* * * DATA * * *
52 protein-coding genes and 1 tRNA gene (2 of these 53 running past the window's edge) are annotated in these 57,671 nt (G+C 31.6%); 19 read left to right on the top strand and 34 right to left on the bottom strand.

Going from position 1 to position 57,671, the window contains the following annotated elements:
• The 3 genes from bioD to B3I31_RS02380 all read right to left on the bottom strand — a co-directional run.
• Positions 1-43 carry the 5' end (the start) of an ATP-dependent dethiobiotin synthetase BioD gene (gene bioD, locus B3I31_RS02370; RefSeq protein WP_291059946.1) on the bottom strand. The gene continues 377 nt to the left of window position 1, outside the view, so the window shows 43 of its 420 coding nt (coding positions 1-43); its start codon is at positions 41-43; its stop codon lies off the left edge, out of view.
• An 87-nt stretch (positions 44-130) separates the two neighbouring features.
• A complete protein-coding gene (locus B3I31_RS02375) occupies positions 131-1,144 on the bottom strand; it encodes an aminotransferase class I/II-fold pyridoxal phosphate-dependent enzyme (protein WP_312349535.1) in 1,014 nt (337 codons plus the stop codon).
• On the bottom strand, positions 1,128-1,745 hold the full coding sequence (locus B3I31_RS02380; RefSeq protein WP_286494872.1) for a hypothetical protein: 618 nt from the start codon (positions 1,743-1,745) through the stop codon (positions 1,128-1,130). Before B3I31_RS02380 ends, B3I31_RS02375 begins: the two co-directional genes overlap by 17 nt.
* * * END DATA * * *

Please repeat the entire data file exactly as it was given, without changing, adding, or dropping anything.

52 protein-coding genes and 1 tRNA gene (2 of these 53 running past the window's edge) are annotated in these 57,671 nt (G+C 31.6%); 19 read left to right on the top strand and 34 right to left on the bottom strand.

Going from position 1 to position 57,671, the window contains the following annotated elements:
• The 3 genes from bioD to B3I31_RS02380 all read right to left on the bottom strand — a co-directional run.
• Positions 1-43 carry the 5' end (the start) of an ATP-dependent dethiobiotin synthetase BioD gene (gene bioD, locus B3I31_RS02370; RefSeq protein WP_291059946.1) on the bottom strand. The gene continues 377 nt to the left of window position 1, outside the view, so the window shows 43 of its 420 coding nt (coding positions 1-43); its start codon is at positions 41-43; its stop codon lies off the left edge, out of view.
• An 87-nt stretch (positions 44-130) separates the two neighbouring features.
• A complete protein-coding gene (locus B3I31_RS02375) occupies positions 131-1,144 on the bottom strand; it encodes an aminotransferase class I/II-fold pyridoxal phosphate-dependent enzyme (protein WP_312349535.1) in 1,014 nt (337 codons plus the stop codon).
• On the bottom strand, positions 1,128-1,745 hold the full coding sequence (locus B3I31_RS02380; RefSeq protein WP_286494872.1) for a hypothetical protein: 618 nt from the start codon (positions 1,743-1,745) through the stop codon (positions 1,128-1,130). Before B3I31_RS02380 ends, B3I31_RS02375 begins: the two co-directional genes overlap by 17 nt.